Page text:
Contents © R. I . C.Pu bl i cat i ons • N&PV – 5 Money and Financial Format of this book ................ iv – v .................... •f orr evi ew pur posesMathematics onl y • 114–131 Number and Place Value .......... 6–99 Teacher information ................................... 6 Hands-on activities ..................................... 7 Links to other curriculum areas ................... 8 Resource sheets ................................... 9–16 Assessment ....................................... 17–18 Checklist ................................................... 19

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– – – – – –

• N&PV – 2 – – – – – –

• N&PV – 3 – – – – – –

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Teacher information ................................. 20 Hands-on activities ................................... 21 Links to other curriculum areas ................. 22 Resource sheets ................................. 23–30 Assessment ....................................... 31–32 Checklist ................................................... 33

• N&PV – 6 – – – – – –

Teacher information ................................. 74 Hands-on activities ................................... 75 Links to other curriculum areas ................. 76 Resource sheets ................................. 77–82 Assessment ....................................... 83–84 Checklist ................................................... 85

• M&FM – 1 – – – – – –

Teacher information ............................... 114 Hands-on activities ................................. 115 Links to other curriculum areas ............... 116 Resource sheets ............................. 117–127 Assessment ................................... 128–129 Checklist ................................................. 130

Answers ......................................... 131

Patterns and Algebra ........ 132–161 • P&A – 1

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Teacher information ................................. 34 Hands-on activities ................................... 35 Links to other curriculum areas ................. 36 Resource sheets ................................. 37–42 Assessment ....................................... 43–44 Checklist ................................................... 45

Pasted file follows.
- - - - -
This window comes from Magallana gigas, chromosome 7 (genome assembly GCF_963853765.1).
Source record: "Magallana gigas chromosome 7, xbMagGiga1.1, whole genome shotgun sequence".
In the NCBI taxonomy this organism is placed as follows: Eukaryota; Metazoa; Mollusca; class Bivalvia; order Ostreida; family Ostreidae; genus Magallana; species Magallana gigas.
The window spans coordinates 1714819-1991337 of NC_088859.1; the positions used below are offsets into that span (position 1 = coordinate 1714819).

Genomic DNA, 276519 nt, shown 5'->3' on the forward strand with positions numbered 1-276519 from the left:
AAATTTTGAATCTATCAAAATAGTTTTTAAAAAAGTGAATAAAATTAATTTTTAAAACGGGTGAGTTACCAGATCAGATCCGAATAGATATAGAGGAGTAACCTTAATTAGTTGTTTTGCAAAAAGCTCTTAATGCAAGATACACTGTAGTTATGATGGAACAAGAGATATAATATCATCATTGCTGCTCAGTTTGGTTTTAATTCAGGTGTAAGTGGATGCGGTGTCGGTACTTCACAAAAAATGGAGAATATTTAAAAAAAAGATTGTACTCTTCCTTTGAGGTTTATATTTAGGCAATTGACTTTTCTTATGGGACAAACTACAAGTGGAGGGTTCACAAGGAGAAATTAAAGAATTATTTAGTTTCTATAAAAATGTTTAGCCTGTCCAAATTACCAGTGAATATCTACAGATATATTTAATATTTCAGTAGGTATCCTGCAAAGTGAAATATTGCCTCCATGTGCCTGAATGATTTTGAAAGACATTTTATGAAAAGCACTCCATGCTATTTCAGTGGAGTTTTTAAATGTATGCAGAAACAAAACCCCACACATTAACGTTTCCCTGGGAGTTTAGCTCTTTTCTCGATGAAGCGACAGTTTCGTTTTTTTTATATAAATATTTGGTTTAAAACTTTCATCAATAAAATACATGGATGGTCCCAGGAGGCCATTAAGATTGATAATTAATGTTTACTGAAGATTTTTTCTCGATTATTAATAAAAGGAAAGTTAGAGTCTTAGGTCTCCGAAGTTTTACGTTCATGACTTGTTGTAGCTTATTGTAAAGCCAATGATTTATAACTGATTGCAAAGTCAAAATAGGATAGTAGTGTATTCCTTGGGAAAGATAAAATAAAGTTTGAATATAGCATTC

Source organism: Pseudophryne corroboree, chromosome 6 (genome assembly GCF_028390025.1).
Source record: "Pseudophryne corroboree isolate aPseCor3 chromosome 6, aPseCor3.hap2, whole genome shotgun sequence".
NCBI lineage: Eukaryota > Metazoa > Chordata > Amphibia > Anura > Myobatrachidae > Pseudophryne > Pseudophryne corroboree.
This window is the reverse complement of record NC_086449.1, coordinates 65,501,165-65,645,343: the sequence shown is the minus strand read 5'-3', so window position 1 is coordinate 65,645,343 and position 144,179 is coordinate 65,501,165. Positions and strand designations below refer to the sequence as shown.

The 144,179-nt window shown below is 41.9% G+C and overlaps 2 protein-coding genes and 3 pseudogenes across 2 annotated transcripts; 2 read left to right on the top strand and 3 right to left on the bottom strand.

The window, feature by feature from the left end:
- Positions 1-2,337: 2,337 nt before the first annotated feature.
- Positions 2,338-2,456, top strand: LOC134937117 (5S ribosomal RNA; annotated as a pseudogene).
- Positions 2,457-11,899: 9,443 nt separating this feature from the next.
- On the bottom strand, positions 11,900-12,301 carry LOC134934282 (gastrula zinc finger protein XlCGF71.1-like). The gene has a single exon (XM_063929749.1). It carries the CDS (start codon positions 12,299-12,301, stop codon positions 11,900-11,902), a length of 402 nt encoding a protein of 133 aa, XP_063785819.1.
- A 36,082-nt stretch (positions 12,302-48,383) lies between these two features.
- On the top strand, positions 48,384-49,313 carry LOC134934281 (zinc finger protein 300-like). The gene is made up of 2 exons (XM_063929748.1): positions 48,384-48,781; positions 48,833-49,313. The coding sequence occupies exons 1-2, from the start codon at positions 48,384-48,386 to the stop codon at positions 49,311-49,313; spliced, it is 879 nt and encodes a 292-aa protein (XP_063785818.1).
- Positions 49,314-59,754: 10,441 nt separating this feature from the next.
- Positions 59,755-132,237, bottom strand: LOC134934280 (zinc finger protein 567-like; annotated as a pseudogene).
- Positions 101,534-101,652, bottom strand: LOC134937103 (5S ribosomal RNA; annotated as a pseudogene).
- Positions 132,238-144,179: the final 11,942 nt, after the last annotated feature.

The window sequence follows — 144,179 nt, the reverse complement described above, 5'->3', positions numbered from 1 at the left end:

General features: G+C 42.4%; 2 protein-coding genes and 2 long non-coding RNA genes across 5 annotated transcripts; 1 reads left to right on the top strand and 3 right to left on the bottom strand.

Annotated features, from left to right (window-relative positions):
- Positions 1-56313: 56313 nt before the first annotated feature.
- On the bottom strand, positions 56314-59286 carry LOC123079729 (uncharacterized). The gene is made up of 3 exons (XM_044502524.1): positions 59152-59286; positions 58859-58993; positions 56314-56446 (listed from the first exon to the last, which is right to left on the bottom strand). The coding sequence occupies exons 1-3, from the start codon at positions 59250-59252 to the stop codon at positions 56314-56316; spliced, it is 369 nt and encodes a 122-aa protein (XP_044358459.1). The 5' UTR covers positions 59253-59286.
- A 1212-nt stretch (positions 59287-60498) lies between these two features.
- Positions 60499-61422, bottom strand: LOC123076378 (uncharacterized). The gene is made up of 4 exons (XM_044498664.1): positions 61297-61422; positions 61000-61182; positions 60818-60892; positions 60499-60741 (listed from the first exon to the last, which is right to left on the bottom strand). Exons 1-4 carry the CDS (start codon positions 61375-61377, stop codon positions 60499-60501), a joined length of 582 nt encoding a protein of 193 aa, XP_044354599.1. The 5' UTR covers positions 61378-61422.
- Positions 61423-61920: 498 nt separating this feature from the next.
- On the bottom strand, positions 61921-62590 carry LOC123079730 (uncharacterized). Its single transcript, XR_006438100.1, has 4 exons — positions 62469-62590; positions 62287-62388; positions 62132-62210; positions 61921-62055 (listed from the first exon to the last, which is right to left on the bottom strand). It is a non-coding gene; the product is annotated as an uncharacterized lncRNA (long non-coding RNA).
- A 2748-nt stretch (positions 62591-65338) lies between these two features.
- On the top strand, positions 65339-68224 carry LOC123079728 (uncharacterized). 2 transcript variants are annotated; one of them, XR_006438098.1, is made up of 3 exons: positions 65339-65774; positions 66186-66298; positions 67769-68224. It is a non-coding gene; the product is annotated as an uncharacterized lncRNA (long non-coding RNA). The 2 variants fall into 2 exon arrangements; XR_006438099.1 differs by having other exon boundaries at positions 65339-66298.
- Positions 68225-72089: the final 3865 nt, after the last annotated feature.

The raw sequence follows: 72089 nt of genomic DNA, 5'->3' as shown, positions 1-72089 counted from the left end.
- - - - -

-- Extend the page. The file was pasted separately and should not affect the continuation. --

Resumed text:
• N&PV – 4 – – – – – –

Teacher information ................................. 58 Hands-on activities ............................ 59–60 Links to other curriculum areas ................. 60 Resource sheets ................................. 61–70 Assessment ....................................... 71–72 Checklist ................................................... 73

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• N&PV – 1

– – – – – –

Teacher information ................................. 46 Hands-on activities ............................ 47–48 Links to other curriculum areas ................. 48 Resource sheets ................................. 49–55 Assessment .............................................. 56 Checklist ................................................... 57

• N&PV – 7 – – – – – –

Teacher information ................................. 86 Hands-on activities ............................ 87–88 Links to other curriculum areas ................. 88 Resource sheets ................................. 89–94 Assessment ....................................... 95–96 Checklist ................................................... 97

Answers ..................................... 98–99

Fractions and Decimals ...... 100–113 • F&D – 1 – – – – – –

Teacher information ............................... 100 Hands-on activities ................................. 101 Links to other curriculum areas ............... 102 Resource sheets ............................. 103–109 Assessment ................................... 110–111 Checklist ................................................. 112

– – – – – –

Teacher information ............................... 132 Hands-on activities ................................. 133 Links to other curriculum areas ............... 134 Resource sheets ............................. 135–142 Assessment ................................... 143–144 Checklist ................................................. 145

• P&A – 2 – – – – – –

Teacher information ............................... 146 Hands-on activities ................................. 147 Links to other curriculum areas ............... 147 Resource sheets ............................. 148–155 Assessment .................................... 156–159 Checklist ................................................. 160

Answers ......................................... 161

Answers ......................................... 113